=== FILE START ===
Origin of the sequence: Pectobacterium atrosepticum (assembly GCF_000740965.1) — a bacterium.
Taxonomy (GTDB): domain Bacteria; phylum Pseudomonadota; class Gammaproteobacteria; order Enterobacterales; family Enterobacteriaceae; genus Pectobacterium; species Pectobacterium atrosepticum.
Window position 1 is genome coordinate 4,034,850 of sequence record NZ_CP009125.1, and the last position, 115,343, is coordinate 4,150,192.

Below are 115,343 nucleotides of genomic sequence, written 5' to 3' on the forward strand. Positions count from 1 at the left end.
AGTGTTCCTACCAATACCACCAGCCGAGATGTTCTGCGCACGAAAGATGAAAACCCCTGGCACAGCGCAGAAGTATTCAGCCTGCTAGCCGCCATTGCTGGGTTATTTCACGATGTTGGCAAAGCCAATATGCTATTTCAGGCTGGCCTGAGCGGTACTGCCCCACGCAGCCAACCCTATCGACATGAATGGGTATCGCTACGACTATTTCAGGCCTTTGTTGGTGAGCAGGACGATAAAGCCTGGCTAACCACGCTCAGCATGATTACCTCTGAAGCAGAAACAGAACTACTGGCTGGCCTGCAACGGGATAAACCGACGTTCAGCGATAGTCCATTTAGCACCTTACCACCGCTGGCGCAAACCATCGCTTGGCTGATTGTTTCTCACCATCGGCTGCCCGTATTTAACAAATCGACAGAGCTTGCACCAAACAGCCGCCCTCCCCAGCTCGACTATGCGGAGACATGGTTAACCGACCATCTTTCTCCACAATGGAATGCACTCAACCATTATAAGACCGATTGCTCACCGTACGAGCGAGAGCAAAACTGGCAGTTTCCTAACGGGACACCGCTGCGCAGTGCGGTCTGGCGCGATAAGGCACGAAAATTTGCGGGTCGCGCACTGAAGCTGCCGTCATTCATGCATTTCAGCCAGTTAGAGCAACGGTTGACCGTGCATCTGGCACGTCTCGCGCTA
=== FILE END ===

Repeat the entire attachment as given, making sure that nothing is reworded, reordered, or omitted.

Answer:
Origin of the sequence: Pectobacterium atrosepticum (assembly GCF_000740965.1) — a bacterium.
Taxonomy (GTDB): domain Bacteria; phylum Pseudomonadota; class Gammaproteobacteria; order Enterobacterales; family Enterobacteriaceae; genus Pectobacterium; species Pectobacterium atrosepticum.
Window position 1 is genome coordinate 4,034,850 of sequence record NZ_CP009125.1, and the last position, 115,343, is coordinate 4,150,192.

Below are 115,343 nucleotides of genomic sequence, written 5' to 3' on the forward strand. Positions count from 1 at the left end.
AGTGTTCCTACCAATACCACCAGCCGAGATGTTCTGCGCACGAAAGATGAAAACCCCTGGCACAGCGCAGAAGTATTCAGCCTGCTAGCCGCCATTGCTGGGTTATTTCACGATGTTGGCAAAGCCAATATGCTATTTCAGGCTGGCCTGAGCGGTACTGCCCCACGCAGCCAACCCTATCGACATGAATGGGTATCGCTACGACTATTTCAGGCCTTTGTTGGTGAGCAGGACGATAAAGCCTGGCTAACCACGCTCAGCATGATTACCTCTGAAGCAGAAACAGAACTACTGGCTGGCCTGCAACGGGATAAACCGACGTTCAGCGATAGTCCATTTAGCACCTTACCACCGCTGGCGCAAACCATCGCTTGGCTGATTGTTTCTCACCATCGGCTGCCCGTATTTAACAAATCGACAGAGCTTGCACCAAACAGCCGCCCTCCCCAGCTCGACTATGCGGAGACATGGTTAACCGACCATCTTTCTCCACAATGGAATGCACTCAACCATTATAAGACCGATTGCTCACCGTACGAGCGAGAGCAAAACTGGCAGTTTCCTAACGGGACACCGCTGCGCAGTGCGGTCTGGCGCGATAAGGCACGAAAATTTGCGGGTCGCGCACTGAAGCTGCCGTCATTCATGCATTTCAGCCAGTTAGAGCAACGGTTGACCGTGCATCTGGCACGTCTCGCGCTA